Regardless of what the practitioners call it, researching family history has become big business.  The marketplace is full of databases providing access to primary sources, notably Ancestry and FindMyPast; access to software that organises and helps diffuse research; and publications that assist in developing the needed methodology.

For those who interested in uncovering the truth about their family, and not just creating a pretty line of names that lead back to a famous person who may (or may not) be related, there are a number of books, professionals and online resources to guide them through the researching process.  There is a large vibrant community which has developed to support family historians in their research.

I have been a member of a family history society for the last four years and have found its members to be talented researchers.  They have taken the time and effort to understand the sources, and to contextualize their ancestors’ lives in relation to the larger history.  Their work is balanced, well-researched, and realistic.  Through their experience, they have learned to accept the unlikable, unkind and uncomfortable ancestor. They do very good historical work.

In the last several years the genealogical community as a whole has begun to address the criticisms levelled against them regarding the use and citation of sources.  One example is in the development of standards and procedures which assure legitimate results.  The genealogical proof standard was developed in order to standardize how ancestors are identified – essentially a way to confirm that the John Smith in a document is actually your John Smith.   The Board for Certification of Genealogists summarize it in this way:  “In order to merit confidence, each conclusion about an ancestor must have sufficient credibility to be accepted as “proved.” Acceptable conclusions, therefore, meet the Genealogical Proof Standard (GPS). The GPS consists of five elements:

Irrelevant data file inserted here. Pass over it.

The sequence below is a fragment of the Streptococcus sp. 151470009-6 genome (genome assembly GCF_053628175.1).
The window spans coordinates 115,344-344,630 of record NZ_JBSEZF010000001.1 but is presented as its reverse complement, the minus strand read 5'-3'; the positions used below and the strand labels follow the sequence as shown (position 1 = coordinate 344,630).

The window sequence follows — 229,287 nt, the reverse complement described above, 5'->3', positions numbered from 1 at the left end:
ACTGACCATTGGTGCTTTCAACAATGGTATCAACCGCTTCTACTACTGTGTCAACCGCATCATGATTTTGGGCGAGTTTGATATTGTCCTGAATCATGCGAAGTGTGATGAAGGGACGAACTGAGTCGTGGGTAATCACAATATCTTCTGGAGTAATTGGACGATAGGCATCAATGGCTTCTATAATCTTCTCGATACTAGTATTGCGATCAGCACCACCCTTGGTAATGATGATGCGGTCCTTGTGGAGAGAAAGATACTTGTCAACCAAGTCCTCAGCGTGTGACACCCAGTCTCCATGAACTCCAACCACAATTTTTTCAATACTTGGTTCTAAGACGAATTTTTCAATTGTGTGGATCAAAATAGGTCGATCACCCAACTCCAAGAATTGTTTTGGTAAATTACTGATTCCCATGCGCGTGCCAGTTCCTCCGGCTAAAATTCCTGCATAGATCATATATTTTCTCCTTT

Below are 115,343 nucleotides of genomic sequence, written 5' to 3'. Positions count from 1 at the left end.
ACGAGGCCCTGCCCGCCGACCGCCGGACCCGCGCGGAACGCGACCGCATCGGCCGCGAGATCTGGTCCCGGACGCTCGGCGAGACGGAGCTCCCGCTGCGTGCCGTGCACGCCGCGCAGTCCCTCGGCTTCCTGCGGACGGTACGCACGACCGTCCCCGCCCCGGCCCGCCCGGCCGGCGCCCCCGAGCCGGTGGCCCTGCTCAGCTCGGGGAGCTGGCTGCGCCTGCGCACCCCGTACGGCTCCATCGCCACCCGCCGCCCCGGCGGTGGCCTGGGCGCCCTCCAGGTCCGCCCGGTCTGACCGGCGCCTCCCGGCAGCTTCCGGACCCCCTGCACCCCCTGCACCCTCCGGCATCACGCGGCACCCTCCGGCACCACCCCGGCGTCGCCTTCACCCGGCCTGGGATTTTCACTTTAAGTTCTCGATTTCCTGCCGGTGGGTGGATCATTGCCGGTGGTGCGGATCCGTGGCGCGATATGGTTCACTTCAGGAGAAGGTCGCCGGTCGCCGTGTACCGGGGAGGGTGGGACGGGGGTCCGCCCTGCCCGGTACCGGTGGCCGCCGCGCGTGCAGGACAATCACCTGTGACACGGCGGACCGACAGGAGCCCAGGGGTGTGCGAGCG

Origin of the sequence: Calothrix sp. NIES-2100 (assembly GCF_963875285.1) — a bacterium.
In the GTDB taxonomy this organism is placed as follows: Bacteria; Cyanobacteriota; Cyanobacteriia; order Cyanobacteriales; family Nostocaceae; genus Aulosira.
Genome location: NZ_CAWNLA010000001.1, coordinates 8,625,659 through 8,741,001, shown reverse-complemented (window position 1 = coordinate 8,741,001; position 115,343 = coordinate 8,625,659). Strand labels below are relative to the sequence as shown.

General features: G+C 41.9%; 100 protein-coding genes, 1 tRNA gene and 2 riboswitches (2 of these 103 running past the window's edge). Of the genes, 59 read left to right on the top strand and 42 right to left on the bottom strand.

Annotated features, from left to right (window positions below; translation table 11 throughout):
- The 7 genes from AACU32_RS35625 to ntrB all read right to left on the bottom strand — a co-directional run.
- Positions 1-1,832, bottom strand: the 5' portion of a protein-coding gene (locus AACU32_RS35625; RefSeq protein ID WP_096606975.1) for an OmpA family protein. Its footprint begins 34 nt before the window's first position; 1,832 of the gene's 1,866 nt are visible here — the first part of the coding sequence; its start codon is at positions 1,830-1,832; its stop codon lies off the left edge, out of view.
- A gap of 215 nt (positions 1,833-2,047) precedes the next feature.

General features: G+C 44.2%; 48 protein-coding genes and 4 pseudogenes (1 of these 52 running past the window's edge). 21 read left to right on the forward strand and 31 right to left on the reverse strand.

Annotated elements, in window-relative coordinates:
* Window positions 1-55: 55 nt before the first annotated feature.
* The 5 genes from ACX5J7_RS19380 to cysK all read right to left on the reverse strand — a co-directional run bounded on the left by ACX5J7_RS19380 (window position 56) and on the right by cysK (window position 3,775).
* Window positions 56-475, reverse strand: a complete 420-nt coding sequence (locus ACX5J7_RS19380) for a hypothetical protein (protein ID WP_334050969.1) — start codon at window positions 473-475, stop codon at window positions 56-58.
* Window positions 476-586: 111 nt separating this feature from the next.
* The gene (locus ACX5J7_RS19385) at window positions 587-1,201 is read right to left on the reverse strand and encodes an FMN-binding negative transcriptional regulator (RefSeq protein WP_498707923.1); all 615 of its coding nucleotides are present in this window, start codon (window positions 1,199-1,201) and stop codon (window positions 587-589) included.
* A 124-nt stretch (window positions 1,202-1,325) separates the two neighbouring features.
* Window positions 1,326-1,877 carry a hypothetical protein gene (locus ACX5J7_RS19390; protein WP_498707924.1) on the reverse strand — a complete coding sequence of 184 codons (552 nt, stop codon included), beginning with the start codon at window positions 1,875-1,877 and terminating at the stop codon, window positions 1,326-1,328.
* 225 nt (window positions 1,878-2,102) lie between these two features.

• reasonably exhaustive research;
  • complete, accurate citations to the source or sources of each information item;
  • tests—through processes of analysis and correlation—of all sources, information items, and evidence;
  • resolution of conflicts among evidence items; and
  • a soundly reasoned, coherently written conclusion.” [http://www.bcgcertification.org/resources/standard.html ]

Genealogists and family historians who care about their work, employ historical method, gleaned from academic training, historical books, guides and methodological books, and from genealogical training now available from a wide variety of sources.  Citation is common, and care is taken that the research can pass the scrutiny of other genealogists. All of the popular genealogical software provides ways to incorporate the citation of sources, and the how-to’s emphasize the importance of citing sources. There are even manuals for citation available, some being adaptations of the MLA and Chicago styles. There is a large community out there of family historians and genealogists who take their work seriously, and are dedicated to employing proper “academic” techniques to ensure that their research and its conclusions are historically accurate.